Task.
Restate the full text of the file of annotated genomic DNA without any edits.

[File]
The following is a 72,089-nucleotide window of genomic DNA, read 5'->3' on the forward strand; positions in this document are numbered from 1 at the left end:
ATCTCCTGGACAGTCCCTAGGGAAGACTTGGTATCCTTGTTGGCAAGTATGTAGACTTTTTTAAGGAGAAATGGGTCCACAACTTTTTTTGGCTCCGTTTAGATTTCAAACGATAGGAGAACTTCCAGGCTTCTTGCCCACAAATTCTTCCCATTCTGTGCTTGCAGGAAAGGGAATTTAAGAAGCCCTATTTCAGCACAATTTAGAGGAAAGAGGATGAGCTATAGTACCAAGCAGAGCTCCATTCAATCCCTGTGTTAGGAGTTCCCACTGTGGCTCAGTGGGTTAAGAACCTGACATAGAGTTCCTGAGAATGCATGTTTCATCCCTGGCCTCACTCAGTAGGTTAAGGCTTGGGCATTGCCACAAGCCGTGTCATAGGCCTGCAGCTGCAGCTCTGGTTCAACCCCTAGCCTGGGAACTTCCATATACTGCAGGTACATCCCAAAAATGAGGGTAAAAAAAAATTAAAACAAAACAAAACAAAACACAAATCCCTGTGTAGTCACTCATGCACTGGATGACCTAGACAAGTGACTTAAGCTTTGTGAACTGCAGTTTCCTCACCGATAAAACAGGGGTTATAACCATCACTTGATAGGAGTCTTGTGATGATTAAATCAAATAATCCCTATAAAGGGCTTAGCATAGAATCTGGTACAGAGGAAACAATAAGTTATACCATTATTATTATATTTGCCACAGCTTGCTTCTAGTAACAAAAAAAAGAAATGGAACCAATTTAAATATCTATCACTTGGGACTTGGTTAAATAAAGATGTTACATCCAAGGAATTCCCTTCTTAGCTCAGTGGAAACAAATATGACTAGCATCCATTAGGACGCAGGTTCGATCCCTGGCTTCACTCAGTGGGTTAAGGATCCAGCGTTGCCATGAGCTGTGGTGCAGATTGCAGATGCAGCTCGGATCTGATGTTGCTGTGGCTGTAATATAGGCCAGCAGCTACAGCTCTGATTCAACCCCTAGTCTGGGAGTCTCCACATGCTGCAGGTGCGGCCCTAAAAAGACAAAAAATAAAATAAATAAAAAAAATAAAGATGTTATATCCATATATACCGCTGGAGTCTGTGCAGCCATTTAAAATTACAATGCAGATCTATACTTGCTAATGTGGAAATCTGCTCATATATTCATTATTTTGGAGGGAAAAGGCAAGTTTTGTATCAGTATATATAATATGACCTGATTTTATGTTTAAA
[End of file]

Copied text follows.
The following is a 72,089-nucleotide window of genomic DNA, read 5'->3' on the forward strand; positions in this document are numbered from 1 at the left end:
ATCTCCTGGACAGTCCCTAGGGAAGACTTGGTATCCTTGTTGGCAAGTATGTAGACTTTTTTAAGGAGAAATGGGTCCACAACTTTTTTTGGCTCCGTTTAGATTTCAAACGATAGGAGAACTTCCAGGCTTCTTGCCCACAAATTCTTCCCATTCTGTGCTTGCAGGAAAGGGAATTTAAGAAGCCCTATTTCAGCACAATTTAGAGGAAAGAGGATGAGCTATAGTACCAAGCAGAGCTCCATTCAATCCCTGTGTTAGGAGTTCCCACTGTGGCTCAGTGGGTTAAGAACCTGACATAGAGTTCCTGAGAATGCATGTTTCATCCCTGGCCTCACTCAGTAGGTTAAGGCTTGGGCATTGCCACAAGCCGTGTCATAGGCCTGCAGCTGCAGCTCTGGTTCAACCCCTAGCCTGGGAACTTCCATATACTGCAGGTACATCCCAAAAATGAGGGTAAAAAAAAATTAAAACAAAACAAAACAAAACACAAATCCCTGTGTAGTCACTCATGCACTGGATGACCTAGACAAGTGACTTAAGCTTTGTGAACTGCAGTTTCCTCACCGATAAAACAGGGGTTATAACCATCACTTGATAGGAGTCTTGTGATGATTAAATCAAATAATCCCTATAAAGGGCTTAGCATAGAATCTGGTACAGAGGAAACAATAAGTTATACCATTATTATTATATTTGCCACAGCTTGCTTCTAGTAACAAAAAAAAGAAATGGAACCAATTTAAATATCTATCACTTGGGACTTGGTTAAATAAAGATGTTACATCCAAGGAATTCCCTTCTTAGCTCAGTGGAAACAAATATGACTAGCATCCATTAGGACGCAGGTTCGATCCCTGGCTTCACTCAGTGGGTTAAGGATCCAGCGTTGCCATGAGCTGTGGTGCAGATTGCAGATGCAGCTCGGATCTGATGTTGCTGTGGCTGTAATATAGGCCAGCAGCTACAGCTCTGATTCAACCCCTAGTCTGGGAGTCTCCACATGCTGCAGGTGCGGCCCTAAAAAGACAAAAAATAAAATAAATAAAAAAAATAAAGATGTTATATCCATATATACCGCTGGAGTCTGTGCAGCCATTTAAAATTACAATGCAGATCTATACTTGCTAATGTGGAAATCTGCTCATATATTCATTATTTTGGAGGGAAAAGGCAAGTTTTGTATCAGTATATATAATATGACCTGATTTTATGTTTAAA